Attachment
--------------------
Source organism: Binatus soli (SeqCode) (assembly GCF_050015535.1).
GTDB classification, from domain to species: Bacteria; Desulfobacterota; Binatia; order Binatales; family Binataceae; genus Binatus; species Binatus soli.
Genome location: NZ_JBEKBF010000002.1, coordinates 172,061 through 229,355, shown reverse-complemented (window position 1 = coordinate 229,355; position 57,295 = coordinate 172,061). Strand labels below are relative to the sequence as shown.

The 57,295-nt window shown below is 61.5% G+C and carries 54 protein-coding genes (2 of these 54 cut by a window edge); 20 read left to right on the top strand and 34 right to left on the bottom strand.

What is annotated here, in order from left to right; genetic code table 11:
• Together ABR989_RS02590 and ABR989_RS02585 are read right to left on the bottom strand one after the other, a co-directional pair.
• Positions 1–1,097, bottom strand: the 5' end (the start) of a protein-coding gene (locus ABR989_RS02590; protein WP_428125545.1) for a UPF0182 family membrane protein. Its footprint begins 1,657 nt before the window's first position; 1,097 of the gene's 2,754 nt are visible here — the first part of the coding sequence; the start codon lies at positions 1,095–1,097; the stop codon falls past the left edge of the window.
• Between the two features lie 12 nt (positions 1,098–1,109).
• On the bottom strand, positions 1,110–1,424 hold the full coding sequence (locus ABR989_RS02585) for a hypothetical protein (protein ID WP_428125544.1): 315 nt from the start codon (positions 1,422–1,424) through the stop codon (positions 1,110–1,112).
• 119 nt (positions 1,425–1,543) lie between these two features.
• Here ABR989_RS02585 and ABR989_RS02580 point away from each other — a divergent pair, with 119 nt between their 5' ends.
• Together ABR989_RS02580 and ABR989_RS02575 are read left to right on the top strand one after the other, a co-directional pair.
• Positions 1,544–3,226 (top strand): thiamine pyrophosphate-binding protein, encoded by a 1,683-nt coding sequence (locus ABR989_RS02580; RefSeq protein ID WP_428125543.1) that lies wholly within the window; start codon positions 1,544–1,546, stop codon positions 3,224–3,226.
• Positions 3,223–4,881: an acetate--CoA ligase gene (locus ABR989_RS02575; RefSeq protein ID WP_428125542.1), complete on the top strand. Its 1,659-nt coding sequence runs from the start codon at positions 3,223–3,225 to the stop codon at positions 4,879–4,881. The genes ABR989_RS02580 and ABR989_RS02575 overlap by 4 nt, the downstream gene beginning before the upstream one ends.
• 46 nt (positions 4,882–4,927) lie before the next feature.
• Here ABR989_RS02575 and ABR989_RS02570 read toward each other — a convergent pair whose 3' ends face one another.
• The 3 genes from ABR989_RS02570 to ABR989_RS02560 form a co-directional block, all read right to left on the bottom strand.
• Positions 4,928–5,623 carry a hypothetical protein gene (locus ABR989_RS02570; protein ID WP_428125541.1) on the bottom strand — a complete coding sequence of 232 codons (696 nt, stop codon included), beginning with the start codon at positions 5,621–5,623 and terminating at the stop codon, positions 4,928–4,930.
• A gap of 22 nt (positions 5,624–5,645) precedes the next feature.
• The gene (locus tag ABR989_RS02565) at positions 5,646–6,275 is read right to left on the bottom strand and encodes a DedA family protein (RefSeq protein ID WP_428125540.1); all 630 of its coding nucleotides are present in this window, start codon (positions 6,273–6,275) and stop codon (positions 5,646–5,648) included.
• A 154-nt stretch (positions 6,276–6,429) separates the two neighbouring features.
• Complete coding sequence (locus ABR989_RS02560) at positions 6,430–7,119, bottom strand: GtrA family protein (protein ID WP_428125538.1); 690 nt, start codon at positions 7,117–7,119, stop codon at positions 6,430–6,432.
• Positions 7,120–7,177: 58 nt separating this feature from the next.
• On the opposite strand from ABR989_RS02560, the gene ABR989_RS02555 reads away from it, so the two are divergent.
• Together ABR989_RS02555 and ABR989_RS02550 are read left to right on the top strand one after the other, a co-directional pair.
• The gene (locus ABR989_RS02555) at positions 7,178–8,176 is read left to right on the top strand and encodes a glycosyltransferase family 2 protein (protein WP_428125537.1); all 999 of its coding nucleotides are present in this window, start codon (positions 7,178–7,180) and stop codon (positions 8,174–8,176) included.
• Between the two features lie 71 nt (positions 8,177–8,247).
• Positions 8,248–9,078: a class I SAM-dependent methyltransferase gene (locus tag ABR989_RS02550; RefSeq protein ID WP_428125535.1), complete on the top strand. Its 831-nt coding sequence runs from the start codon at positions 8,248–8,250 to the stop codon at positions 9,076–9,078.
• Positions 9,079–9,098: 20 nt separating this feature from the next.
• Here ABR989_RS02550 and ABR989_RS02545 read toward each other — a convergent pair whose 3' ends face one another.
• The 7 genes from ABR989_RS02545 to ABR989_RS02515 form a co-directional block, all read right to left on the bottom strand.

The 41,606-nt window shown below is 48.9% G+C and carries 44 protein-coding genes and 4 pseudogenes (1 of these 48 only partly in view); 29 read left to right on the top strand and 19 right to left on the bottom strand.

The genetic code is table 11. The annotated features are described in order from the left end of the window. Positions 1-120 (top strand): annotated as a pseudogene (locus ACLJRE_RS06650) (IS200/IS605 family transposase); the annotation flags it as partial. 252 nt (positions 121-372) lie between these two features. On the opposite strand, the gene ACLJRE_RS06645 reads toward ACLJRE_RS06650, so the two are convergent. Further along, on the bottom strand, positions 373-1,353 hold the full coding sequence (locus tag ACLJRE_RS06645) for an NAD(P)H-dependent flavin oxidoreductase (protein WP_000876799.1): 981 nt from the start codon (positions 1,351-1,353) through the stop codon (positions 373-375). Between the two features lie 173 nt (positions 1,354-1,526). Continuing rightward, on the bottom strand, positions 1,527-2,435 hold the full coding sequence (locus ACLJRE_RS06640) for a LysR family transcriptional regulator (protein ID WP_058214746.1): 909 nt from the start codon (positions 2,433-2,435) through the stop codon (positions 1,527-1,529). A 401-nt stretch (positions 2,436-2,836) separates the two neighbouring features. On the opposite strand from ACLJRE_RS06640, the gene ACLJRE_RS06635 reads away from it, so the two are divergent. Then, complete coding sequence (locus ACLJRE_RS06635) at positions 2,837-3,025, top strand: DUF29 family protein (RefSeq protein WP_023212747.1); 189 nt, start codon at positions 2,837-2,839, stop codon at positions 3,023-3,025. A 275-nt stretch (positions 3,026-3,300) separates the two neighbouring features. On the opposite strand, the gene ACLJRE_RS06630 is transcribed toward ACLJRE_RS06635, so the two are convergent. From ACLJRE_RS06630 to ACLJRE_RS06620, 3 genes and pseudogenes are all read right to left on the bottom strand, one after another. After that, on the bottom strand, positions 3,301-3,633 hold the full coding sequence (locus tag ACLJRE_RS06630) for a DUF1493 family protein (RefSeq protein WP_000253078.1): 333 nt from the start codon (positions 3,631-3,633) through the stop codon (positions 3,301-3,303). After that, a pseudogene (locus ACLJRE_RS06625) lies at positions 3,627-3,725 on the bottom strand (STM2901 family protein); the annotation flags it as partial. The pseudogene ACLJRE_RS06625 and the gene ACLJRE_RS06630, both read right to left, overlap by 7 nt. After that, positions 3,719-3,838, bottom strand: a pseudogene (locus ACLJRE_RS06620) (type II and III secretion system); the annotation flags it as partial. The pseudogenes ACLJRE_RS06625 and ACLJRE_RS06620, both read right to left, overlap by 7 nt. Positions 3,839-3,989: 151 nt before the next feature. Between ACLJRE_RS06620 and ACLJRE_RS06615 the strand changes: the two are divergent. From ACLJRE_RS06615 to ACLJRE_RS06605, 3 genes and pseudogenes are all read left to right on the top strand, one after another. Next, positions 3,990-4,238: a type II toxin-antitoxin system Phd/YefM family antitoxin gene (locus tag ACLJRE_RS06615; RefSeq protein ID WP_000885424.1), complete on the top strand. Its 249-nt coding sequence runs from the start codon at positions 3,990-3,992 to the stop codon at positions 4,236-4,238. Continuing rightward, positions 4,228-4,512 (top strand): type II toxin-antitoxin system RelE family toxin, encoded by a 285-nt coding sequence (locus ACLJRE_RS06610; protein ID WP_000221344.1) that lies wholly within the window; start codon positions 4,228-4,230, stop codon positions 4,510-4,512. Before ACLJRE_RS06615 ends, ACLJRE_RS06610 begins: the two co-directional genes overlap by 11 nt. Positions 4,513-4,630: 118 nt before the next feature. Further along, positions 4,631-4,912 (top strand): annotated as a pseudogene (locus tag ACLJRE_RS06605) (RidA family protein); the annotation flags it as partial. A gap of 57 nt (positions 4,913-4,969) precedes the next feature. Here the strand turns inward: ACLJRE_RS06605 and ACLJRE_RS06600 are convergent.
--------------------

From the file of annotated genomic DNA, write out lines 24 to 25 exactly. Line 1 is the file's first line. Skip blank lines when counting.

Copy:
• On the opposite strand from ABR989_RS02560, the gene ABR989_RS02555 reads away from it, so the two are divergent.
• Together ABR989_RS02555 and ABR989_RS02550 are read left to right on the top strand one after the other, a co-directional pair.